This dynamic bestselling author/illustrator duo captures the ups and downs of everyday life in this color box set of four hilarious and perfectly narrated chapter books—for kids who can already read, like the Great One, or for kids who are learning to read, like the Pain. These warm-hearted stories showcase the joys, the fun, and the frustrations of sibling rivalry and devotion as seen through the eyes of those sassy siblings, the Pain and the Great One.
On Saturdays there's always plenty to do! Tag along with the Pain and the Great One! Whether it's getting a haircut, learning to ride a bike, having a birthday party, or dog sitting, these sassy siblings share fun and excitement.
It's back to school for the Pain and the Great One. The kids hardly agree on anything, but at school they can count on each other and know they don't have to go it alone. And although Fluzzy can't go to school, this smart cat knows a thing or two himself.
Going, Going, Gone!
The Pain and the Great One are going places! A day at the beach, a trip to the mall, a visit to a county fair, a stay at Grandpa's, and an unexpected trip to the emergency room. Comical adventures for this sibling duo.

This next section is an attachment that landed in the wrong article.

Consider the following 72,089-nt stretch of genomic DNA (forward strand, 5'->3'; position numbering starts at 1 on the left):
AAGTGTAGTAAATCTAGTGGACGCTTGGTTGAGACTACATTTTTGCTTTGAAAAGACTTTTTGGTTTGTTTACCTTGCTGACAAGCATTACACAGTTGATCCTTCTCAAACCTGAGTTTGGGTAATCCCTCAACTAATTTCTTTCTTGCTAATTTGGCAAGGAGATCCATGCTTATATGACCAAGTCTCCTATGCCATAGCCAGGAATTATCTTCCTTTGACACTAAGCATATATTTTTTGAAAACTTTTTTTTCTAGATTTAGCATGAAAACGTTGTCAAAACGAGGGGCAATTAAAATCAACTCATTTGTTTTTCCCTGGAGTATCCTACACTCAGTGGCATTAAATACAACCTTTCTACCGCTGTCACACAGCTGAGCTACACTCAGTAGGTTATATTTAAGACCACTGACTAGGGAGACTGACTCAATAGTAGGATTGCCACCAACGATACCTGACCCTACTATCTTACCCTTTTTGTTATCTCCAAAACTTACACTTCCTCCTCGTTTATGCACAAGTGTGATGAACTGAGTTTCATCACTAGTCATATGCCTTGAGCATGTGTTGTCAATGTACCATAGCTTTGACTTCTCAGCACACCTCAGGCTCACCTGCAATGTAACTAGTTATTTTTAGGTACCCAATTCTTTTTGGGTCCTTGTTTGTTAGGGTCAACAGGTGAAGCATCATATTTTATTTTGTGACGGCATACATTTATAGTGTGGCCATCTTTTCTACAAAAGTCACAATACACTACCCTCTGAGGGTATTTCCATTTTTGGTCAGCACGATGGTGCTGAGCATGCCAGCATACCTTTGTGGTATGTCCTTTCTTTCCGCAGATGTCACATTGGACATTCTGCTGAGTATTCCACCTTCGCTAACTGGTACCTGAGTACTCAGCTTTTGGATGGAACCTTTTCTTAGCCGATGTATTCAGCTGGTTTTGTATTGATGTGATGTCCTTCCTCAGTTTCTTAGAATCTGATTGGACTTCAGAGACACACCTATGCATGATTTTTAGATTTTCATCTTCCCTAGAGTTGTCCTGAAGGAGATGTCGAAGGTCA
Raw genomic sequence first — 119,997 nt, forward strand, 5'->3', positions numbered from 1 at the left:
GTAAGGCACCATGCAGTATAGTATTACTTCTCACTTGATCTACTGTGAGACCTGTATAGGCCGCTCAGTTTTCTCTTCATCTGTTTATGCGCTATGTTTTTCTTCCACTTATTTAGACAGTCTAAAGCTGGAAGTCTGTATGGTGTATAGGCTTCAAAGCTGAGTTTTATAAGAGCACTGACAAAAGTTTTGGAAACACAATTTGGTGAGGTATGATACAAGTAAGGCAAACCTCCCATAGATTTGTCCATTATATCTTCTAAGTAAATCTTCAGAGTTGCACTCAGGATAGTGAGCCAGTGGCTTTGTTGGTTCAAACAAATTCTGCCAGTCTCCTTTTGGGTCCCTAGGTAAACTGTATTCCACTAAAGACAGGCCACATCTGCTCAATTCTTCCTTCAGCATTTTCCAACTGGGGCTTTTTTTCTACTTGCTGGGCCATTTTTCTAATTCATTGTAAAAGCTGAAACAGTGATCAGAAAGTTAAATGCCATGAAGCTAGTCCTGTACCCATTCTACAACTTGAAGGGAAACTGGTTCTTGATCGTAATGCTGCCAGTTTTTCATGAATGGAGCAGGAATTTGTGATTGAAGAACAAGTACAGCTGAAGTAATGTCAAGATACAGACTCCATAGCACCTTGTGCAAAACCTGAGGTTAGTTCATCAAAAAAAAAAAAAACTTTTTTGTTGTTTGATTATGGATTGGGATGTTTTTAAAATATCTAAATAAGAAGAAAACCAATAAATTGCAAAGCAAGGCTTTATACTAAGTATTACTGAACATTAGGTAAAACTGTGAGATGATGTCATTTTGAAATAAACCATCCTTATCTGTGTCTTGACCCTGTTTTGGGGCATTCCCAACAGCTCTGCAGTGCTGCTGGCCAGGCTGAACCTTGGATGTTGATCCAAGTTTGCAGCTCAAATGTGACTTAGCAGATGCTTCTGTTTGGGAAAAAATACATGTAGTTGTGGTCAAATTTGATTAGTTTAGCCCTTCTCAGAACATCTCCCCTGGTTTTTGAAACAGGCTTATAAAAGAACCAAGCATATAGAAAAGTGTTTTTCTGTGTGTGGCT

Friend or Fiend?
What's the difference between a friend and a fiend? The Pain and the Great One find out as they deal with reading circle blunders, friends who are less than friendly, mishaps in the snow, and learning more about Fluzzy the cat.
About the Author
Judy Blume spent her childhood in Elizabeth, New Jersey, making up stories inside her head. She has spent her adult years in many places, doing the same thing, only now she writes her stories down on paper. Her twenty-eight books have won hundreds of awards, including the National Book Foundation's Medal for Distinguished Contribution to American Letters. Judy Blume lives in Key West and New York City. You can visit her at www.judyblume.com.
About the Illustrator
James Stevenson has written and illustrated more than a hundred books for children. In forty years at the New Yorker, he published more than two thousand cartoons and covers, as well as numerous written pieces. His illustrated column "Lost and Found New York"8 frequently appears on the op-ed page of the New York Times.